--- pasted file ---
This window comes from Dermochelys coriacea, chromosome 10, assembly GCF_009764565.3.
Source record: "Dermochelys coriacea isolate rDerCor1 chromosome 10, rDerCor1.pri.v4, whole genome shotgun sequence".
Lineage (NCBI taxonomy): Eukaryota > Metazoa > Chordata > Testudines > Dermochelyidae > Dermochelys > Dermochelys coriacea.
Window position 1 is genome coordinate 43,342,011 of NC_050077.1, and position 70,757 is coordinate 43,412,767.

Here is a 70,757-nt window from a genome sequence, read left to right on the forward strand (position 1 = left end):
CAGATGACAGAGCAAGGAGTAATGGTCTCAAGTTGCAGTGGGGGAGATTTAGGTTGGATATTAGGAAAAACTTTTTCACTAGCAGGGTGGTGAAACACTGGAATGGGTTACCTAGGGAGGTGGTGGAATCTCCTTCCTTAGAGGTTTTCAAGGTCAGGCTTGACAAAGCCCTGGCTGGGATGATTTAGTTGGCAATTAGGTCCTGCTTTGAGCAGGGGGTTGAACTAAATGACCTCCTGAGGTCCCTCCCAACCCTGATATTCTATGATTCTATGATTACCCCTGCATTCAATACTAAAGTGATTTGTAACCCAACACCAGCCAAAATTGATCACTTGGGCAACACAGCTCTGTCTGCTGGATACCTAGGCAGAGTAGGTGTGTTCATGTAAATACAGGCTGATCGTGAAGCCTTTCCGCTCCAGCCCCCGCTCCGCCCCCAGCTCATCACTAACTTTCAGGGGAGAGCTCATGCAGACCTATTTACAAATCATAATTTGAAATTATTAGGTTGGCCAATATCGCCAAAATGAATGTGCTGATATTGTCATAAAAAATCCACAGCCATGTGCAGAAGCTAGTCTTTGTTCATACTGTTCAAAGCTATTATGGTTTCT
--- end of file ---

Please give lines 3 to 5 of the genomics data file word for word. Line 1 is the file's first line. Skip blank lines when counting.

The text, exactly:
Lineage (NCBI taxonomy): Eukaryota > Metazoa > Chordata > Testudines > Dermochelyidae > Dermochelys > Dermochelys coriacea.
Window position 1 is genome coordinate 43,342,011 of NC_050077.1, and position 70,757 is coordinate 43,412,767.

Here is a 70,757-nt window from a genome sequence, read left to right on the forward strand (position 1 = left end):